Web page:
Sony’s PlayStation Move has been on retail shelves for a couple months now and software is still slowly trickling in for the new PS3 motion controller. Though third-party support has been faint in 2010, Sony is filling in the blank of third-party title absence by releasing many first-party titles to keep gamers strapped into their Move controllers for the remainder of the year. TV Superstars is a new first-party competitive mini-game compilation designed as a reality television show. Your goal is to become a celebrity and make it to the A-list as fast as possible.
Prior to beginning your quest to become the next major star, you first need to take a picture for your in-game avatar. Getting the perfect lighting in the room to get a good picture can be difficult, but, even with the low-resolution of the PS Eye, you can get a decent enough picture taken for your in-game persona. You’ll need to take three picture variations: generic, smiling, and mad. Using your own creativity, you can either keep things civil and make a normal looking version of yourself or go to the extreme and make a terrifying version of yourself. It can be fun to see what the game renders the face as in-game, so have fun with it as it won’t look perfect no matter how hard you try. After your picture it taken, you can record a catchphrase that your character will shout out when entering a game or lounge — so think of something totally obscene or hilarious.
Making an avatar can be fun and for some that’s where the fun will begin to dwindle away. In order to become a star, you need to participate in a number of different reality TV-based mini-games, but to get to the games becomes a hassle. There are a lot of loading screens and take too long for the content that comes out the other end of it. TV Superstars’ mini-games are mostly designed on what you’ll find on TV, though some take extreme liberties with that idea. Of the mini-game categories provided are: cooking, home improvement, modeling, making commercials, and an extreme sport/stunt-based show.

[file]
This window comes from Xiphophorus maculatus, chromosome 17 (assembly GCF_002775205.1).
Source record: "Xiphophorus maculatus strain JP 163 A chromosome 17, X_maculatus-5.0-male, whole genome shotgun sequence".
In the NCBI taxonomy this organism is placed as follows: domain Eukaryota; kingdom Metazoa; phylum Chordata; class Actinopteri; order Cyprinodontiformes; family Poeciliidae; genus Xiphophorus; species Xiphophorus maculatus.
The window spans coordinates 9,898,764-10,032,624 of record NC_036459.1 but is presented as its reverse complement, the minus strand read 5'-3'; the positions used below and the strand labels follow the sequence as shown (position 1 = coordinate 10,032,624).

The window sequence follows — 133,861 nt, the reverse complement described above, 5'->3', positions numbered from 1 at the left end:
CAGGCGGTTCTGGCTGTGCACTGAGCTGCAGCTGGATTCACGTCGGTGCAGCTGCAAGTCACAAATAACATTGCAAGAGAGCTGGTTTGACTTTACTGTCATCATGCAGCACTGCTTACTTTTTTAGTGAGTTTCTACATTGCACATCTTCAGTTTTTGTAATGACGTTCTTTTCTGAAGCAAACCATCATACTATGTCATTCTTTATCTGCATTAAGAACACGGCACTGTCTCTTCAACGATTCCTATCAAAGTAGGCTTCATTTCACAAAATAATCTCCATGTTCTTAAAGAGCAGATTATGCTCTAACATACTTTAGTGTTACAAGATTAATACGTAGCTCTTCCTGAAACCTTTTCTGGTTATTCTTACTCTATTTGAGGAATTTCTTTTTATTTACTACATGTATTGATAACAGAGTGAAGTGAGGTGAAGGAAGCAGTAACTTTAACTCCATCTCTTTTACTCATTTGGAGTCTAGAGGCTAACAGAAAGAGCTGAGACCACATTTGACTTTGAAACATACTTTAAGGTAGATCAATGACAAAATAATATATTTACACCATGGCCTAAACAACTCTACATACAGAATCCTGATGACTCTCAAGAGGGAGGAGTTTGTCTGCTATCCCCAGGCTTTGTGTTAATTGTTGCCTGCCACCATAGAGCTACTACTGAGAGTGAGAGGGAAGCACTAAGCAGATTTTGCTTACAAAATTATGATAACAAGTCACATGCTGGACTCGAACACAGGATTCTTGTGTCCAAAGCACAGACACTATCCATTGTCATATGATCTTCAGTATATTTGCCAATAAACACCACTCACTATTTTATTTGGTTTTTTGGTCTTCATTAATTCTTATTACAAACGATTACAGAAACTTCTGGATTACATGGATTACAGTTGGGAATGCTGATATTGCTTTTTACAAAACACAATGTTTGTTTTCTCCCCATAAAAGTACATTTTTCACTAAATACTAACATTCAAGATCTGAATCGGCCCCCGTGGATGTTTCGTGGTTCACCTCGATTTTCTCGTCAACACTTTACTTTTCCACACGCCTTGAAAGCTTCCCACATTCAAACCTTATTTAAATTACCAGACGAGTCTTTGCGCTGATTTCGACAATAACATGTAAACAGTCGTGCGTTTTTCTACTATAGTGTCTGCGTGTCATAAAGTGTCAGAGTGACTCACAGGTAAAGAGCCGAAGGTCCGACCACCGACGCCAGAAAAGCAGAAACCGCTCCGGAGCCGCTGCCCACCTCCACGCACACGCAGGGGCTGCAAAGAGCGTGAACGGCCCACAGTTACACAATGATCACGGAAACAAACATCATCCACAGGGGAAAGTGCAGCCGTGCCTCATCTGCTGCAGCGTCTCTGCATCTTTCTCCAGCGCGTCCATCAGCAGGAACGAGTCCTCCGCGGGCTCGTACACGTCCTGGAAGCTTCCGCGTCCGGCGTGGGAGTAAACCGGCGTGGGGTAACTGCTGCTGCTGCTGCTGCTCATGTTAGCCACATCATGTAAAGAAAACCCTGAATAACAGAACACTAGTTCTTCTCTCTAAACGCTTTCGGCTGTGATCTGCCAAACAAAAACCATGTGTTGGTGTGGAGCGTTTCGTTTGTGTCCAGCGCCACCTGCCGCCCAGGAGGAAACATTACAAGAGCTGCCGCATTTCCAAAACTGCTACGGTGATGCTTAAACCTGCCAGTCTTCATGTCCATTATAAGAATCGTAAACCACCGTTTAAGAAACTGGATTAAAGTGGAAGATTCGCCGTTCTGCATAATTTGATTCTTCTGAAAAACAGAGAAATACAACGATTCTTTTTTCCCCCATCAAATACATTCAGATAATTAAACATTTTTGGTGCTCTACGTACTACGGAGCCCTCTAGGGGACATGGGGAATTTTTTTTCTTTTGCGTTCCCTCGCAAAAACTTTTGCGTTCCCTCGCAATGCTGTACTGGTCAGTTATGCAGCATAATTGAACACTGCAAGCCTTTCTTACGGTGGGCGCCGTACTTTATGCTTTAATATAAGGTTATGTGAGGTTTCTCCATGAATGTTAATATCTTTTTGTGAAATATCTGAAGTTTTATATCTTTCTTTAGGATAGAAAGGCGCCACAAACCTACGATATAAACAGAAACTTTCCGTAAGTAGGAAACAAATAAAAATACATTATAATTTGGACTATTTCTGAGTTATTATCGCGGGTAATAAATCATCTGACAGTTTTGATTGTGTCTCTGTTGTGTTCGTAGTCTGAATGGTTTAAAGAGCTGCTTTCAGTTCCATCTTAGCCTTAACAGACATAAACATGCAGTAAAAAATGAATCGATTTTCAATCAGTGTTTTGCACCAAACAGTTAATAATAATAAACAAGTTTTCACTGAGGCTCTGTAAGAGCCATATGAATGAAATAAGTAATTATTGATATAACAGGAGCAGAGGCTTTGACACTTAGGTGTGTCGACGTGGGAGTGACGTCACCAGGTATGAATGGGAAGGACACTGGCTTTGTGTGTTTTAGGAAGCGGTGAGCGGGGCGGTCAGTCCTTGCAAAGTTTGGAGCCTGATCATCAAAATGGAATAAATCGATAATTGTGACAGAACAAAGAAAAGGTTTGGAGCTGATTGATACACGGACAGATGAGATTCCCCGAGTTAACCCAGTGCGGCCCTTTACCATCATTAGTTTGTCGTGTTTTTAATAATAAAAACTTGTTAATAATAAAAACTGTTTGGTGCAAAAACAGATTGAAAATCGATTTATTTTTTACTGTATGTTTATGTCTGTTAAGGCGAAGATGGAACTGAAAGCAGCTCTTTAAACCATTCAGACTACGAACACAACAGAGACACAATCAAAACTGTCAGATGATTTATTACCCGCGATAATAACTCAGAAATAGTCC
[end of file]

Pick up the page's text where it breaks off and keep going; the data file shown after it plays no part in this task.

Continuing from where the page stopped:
Each of these mini-games offers some personality and unique qualities, but none of them offer enough to warrant constant revisiting. For example, the cooking game starts off fun with you making pancakes, but suddenly you are performing a rap and dancing. If this mini-game concentrated on the cooking element and explored that idea to a great extent, it would have been far more enjoyable because the cooking segment used the Move control method really well. The one standout section that really uses Move well is the Wipeout-styled games. A lot of variety is offered with the different obstacle courses and objectives like running on a large wheel and leaping over obstacles or shooting your avatar at large targets. The target shooting is a lot of fun and uses the Move controller really well. Every target is designed as a body position and you have to twist and turn the Move controller so your avatar can fit in the outline. Sadly, the fun delivered in this mode isn’t replicated throughout the game.
The home improvement/decorating lack depth and isn’t too compelling, while the modeling on the catwalk is just a bunch of random swinging motions done with the Move controller at random points of time. Filming commercials is done the same away as you need to copy actions at certain points. It’s not very fun to do and grows stale quickly.
TV Superstars can be fun, but most of the compilation lacks substance and grows stagnant fairly quickly. Only a couple games are worth trying out, but with the majority of the package being sub-par, it’s hard to recommend this as a full retail release. It does show some unique ways the Move controller and camera can be used together, but otherwise the game in context and fun falls short.
(Editor’s Note: A review copy was provided by Sony. All the modes were completed and A-list status was achieved in approximately 5hrs. A total of 10hrs was spent in the game for this review.)